How to Write Successful Teacher Grant Applications

There are so many grants for educators that it is really a shame so few teachers apply for them. Some colleagues told me they don't have time, while others said that it was too complicated. The ones that had applied often said that they hadn't been awarded the grants, so they didn't want to try again.

How to Write Successful Teacher Grant Applications - Read about five proven strategies used by a teacher winner of numerous grants at local, state, and national levels!

During my teaching career I wrote many grant applications and won numerous grants for educators at local, state, and national levels, including a Fulbright Memorial Fund grant. When submitting a grant application, following a few simple steps will improve your application.

1. Check & Double Check the Rules

This sounds silly, but you have to make sure that you meet the qualifications for the grant and that you can fulfill any requirements. There are a few sure-fire ways to have your application eliminated.

  • Apply for one without meeting the requirements.

Some grants are specifically for new teachers, while others might be for teachers in a certain area. There are so many grants available, keep looking to you find one that fits your teaching situation.

  • Not submit all parts of the application.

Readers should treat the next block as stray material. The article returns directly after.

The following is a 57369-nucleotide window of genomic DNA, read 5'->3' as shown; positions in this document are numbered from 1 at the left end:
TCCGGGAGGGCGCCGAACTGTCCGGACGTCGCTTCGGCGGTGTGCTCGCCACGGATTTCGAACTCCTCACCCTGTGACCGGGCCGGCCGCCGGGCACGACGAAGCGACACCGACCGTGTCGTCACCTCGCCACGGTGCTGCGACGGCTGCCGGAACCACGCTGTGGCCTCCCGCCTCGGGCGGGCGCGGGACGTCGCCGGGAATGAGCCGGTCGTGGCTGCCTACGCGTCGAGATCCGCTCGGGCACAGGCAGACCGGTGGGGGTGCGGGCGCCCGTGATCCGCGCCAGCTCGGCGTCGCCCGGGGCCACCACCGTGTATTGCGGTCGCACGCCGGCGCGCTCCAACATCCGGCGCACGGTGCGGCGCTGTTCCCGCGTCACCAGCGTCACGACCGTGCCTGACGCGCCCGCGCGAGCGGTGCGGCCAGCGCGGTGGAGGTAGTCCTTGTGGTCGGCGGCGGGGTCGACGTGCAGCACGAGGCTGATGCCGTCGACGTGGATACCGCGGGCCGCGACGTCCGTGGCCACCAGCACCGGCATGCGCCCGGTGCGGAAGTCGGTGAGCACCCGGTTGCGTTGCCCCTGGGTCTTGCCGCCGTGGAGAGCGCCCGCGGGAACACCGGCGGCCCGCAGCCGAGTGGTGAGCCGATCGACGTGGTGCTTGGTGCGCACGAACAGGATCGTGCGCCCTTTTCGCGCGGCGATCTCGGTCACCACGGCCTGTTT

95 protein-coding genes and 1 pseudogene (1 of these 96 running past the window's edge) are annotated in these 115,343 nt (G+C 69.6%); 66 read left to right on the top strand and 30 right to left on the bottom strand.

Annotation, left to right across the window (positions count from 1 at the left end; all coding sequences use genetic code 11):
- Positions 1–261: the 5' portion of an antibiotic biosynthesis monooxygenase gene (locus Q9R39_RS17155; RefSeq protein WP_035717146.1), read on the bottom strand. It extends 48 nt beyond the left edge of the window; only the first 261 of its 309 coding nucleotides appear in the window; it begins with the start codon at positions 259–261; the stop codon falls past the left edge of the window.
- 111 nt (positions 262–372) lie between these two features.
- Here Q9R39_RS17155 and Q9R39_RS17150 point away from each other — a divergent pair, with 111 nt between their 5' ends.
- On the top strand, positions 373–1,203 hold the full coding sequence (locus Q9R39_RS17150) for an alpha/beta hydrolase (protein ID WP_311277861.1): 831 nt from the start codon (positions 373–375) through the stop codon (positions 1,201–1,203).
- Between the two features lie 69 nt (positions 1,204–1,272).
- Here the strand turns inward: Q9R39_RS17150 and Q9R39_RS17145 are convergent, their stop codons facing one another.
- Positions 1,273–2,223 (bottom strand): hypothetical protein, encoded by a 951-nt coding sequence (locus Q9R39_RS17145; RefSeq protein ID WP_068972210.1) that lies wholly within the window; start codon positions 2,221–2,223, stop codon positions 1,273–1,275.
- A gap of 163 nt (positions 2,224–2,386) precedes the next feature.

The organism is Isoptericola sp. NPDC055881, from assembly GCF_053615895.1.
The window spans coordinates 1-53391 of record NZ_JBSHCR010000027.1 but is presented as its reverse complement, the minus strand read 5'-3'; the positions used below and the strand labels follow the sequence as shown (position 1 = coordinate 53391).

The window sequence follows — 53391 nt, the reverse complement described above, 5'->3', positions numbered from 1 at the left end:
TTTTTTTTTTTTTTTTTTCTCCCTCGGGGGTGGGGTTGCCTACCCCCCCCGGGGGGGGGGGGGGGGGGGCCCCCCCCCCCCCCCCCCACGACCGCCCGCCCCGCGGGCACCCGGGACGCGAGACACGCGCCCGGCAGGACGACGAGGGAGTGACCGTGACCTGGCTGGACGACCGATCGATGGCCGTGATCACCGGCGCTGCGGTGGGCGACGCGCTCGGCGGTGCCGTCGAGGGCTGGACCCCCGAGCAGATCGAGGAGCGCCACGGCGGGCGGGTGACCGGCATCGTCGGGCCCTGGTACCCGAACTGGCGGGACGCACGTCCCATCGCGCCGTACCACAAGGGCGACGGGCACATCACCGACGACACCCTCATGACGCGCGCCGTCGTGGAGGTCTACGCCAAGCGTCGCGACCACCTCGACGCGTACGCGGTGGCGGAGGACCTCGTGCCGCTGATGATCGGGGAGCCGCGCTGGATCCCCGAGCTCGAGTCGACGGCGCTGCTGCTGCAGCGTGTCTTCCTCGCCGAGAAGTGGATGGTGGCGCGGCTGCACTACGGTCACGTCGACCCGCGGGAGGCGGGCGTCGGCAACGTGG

If it asks for a principal reference or a teacher recommendation, be sure to check off all pieces of the application before sending. When I applied for National Board certification, I forgot to rewind my video to the beginning - and it almost cost me the certification. Double and triple check your application.

  • Missing deadlines.

A late application is a denied application. Period.

2. Author's Purpose

Remember way back when you told your students to consider why an author wrote an article? Use that same idea and apply it to the grant you want to win. Someone established that grant for a reason - and you need to understand why.

Think of it like this: if you were given a large amount of money to establish a grant fund, what would you do? Why? Personally, I would establish a grant to help fund teacher training on dyslexia and other sensory disorders, because we struggle to have my son identified. As I received applications, I would be looking for teachers who also share my goals of training more educators in identifying and helping students with these problems. Once I narrowed down the applications to the ones I liked best, I would next look for who would have the most impact on my goal. Teacher A wants training for their own classroom. Teacher B plans to train other teachers in her district. The winner would be pretty easy - Teacher B most aligns with my goal for establishing the grant.

TIP: Before you begin your application, research the person or organization that founded the grant. What are their long-term goals? How can your project help them further that goal? If you can figure that out and make that clear in your application, you will have a much better chance at being selected.

3. Audience

Yes, I sound a lot like English 101, but the next tip is to remember your audience when you write your application. From helping fellow teachers, I have the impression that many people believe they need to use impressive language. Trust me, you don't.

What you do need to accomplish is making sure that your plan is clear to whomever is judging your application. If you are applying for a teacher travel grant, the readers may not be teachers. Be sure to explain any teacher language in your application. If you use any teacher acronyms, explain them. These vary widely from district to district, and your reader will probably not understand them.